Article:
Unless you’re hankering for a hangover, wine just isn’t a guzzling drink. There’s a reason people on the street swilling Mad Dog tend to look a bit raggedy — because too much of one good thing (or bad thing, in the MD case) is really just too much.
But if you drink wine with food, you could pretty much go all night maintaining a comfortable buzz. Remember this as you travel the holiday party circuit and endure smelly purple cheese balls. Any food, even mystery meat, tastes better if chased with wine. But enhancing the food with the right wine makes it fun.
ETIQUETTE NOTE: Bringing drinkable wine to a party that has a less-than-spectacular selection requires bribing the host with a free bottle. Bring two of your favorites, donate one to the house, then uncork the other for yourself to peruse the apps with wine-pairing style. If feeling charitable, share your bounty with others.
If you find yourself drawn to the cheese table, sip a spicier, bolder red like Rioja or syrah, especially with earthier cheeses like chevre (goat cheese), Manchego or smoked English cheddar. Softer, more delicate cheeses like brie, havarti, and Swiss work better with buttery chardonnay or fragrant viognier. But, to maximize enjoyment with any cheese, festive sparkling wine is the way to go. The drier the better. The sour acids in the wine are the yin and the salt in the cheese the yang.
My lowbrow side enjoys standard party dips like artichoke, spinach, and sour cream and onion, but the robust taste and mayonnaise/ sour cream base make them difficult wine pairers. When in doubt, a crisp, dry Riesling works just fine. Or try a hearty, oaky California chardonnay. With guacamole, my favorite, rosés rock, especially those oozing with fruit. For salsa and chips, you’ll need something with a little more sweetness to combat the heat, like Vouvray (chenin blanc) or Gewü;rztraminer.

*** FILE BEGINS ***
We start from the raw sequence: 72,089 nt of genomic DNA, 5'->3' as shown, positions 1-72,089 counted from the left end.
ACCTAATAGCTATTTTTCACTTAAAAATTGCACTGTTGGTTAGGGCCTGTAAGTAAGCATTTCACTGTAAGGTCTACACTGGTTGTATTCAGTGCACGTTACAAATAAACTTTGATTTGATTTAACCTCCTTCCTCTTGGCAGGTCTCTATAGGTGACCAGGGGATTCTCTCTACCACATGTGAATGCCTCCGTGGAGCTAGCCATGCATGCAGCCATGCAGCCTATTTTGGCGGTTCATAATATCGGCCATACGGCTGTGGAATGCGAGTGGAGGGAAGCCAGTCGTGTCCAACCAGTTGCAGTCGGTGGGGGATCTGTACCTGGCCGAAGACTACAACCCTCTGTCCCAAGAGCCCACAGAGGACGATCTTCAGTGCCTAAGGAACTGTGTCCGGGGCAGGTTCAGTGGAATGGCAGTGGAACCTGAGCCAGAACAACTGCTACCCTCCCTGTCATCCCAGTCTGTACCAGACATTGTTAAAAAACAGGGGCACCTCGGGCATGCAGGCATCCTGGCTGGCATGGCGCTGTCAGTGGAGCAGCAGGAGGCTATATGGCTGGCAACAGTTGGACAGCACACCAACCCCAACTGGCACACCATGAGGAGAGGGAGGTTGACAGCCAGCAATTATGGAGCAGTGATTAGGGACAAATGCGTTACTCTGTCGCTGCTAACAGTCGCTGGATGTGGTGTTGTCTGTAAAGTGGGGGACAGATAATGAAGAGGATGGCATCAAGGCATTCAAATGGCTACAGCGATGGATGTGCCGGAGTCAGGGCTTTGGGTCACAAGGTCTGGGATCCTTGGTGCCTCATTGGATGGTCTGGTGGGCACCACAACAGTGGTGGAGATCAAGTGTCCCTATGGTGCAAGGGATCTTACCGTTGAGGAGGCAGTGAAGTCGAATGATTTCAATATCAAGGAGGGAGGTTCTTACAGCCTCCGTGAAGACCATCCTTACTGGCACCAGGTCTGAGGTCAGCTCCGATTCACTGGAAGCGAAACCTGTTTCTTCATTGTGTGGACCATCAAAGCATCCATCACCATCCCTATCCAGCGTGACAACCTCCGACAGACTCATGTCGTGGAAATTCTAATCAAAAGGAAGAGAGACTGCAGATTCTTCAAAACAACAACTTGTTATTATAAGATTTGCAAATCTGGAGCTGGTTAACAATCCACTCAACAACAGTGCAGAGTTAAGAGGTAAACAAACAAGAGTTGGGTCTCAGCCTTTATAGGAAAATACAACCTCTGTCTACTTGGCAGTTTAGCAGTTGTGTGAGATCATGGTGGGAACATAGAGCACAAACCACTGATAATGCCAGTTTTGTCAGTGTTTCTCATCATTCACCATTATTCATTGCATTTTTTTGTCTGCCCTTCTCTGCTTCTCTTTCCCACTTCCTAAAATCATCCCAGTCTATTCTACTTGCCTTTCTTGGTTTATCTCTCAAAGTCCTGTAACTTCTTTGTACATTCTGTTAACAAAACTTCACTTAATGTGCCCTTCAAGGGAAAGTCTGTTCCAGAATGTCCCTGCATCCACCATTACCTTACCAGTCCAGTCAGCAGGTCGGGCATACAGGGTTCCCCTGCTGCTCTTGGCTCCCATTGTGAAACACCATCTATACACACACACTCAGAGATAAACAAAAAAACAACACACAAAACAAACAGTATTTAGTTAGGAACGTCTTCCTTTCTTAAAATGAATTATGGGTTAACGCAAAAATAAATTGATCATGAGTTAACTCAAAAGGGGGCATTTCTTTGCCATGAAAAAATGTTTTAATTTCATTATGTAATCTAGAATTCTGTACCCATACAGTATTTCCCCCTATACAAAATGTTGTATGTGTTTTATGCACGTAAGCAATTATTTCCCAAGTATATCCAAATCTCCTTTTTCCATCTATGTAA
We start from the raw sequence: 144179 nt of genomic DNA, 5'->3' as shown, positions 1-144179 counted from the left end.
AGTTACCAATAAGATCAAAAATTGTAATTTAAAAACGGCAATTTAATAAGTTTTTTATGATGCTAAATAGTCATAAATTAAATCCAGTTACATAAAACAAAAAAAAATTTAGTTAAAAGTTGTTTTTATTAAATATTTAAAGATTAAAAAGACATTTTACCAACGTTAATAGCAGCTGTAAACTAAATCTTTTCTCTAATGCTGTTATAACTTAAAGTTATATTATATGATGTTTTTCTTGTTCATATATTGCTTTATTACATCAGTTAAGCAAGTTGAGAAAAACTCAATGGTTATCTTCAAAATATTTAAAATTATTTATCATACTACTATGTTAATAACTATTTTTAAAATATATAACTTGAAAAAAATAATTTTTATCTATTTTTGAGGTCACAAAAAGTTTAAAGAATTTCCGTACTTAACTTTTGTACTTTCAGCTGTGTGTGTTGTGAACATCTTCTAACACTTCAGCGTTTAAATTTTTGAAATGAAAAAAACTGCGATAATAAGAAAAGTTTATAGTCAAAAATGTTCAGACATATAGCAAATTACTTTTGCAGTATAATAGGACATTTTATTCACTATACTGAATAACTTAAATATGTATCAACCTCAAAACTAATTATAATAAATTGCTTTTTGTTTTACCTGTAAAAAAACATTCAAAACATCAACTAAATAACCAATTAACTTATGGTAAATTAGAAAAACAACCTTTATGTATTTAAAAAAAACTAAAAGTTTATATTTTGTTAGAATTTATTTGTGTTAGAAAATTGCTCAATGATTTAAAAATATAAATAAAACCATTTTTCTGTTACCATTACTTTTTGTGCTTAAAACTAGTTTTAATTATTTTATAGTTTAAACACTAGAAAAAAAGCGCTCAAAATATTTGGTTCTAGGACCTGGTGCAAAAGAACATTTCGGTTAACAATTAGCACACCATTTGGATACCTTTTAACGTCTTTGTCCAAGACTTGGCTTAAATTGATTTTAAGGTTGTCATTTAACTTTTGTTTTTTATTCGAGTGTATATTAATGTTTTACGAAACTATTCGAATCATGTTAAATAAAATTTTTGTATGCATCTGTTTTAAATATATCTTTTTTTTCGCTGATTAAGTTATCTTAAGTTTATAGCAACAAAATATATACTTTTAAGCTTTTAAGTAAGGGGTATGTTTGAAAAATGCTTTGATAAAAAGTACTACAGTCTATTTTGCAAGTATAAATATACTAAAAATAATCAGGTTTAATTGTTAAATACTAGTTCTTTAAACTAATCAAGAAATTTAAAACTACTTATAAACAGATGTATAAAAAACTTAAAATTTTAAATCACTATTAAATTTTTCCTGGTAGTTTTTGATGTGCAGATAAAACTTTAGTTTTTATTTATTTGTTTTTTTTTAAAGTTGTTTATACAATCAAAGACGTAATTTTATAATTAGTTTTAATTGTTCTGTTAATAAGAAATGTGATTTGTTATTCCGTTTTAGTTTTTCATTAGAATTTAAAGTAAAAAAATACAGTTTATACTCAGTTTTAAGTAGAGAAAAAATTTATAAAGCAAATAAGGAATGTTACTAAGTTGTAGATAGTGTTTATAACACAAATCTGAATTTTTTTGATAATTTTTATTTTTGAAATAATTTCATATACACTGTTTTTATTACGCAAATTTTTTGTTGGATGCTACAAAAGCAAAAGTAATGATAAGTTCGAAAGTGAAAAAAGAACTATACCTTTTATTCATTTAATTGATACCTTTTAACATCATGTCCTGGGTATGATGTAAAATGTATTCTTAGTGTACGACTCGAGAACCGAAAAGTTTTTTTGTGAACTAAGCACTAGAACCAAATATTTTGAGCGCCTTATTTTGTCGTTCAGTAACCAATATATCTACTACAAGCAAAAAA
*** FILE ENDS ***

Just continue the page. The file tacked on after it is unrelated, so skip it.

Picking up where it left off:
Then there’s the tired-yet-popular blue cheese dip with veggies. Not only does it make your breath stink, the blue cheese is often the cheap, bottled variety. But I digress. With things blue, drink sweet since it complements the salt in the cheese: Sweet Riesling, anything labeled late harvest or chenin blanc. Port wine is really blue cheese’s ideal mate, but thick, unctuous wine is not exactly a walking-around party beverage.
Hummus seems to be cropping up everywhere these days, sometimes blended with a variety of different spices that make it hard to find hummus and wine bliss. But, if it’s plain hummus, stick with smooth, fruity reds like Rhone blends, Beaujolais (including Nouveau) or even pinot noir. Depending on the spices blended in, these should stand up pretty well to any hummus quandary.
For the fancy, high-ticket food parties showing off crab cakes or cocktail shrimp, stick with lighter white wines like pinot grigio, pinot blanc or sauvignon blanc. Sauces might mess with the pairing, but try the wine with the sauce, and then without, to see which one you like better. At the least, you’ll learn something.
But since people tend to graze at these gatherings anyway, use this as an opportunity to see how wines sometimes enhance food, and also how they ruin it. This exercise serves as entertainment when you’re stuck talking to someone who just tackled the blue cheese dip.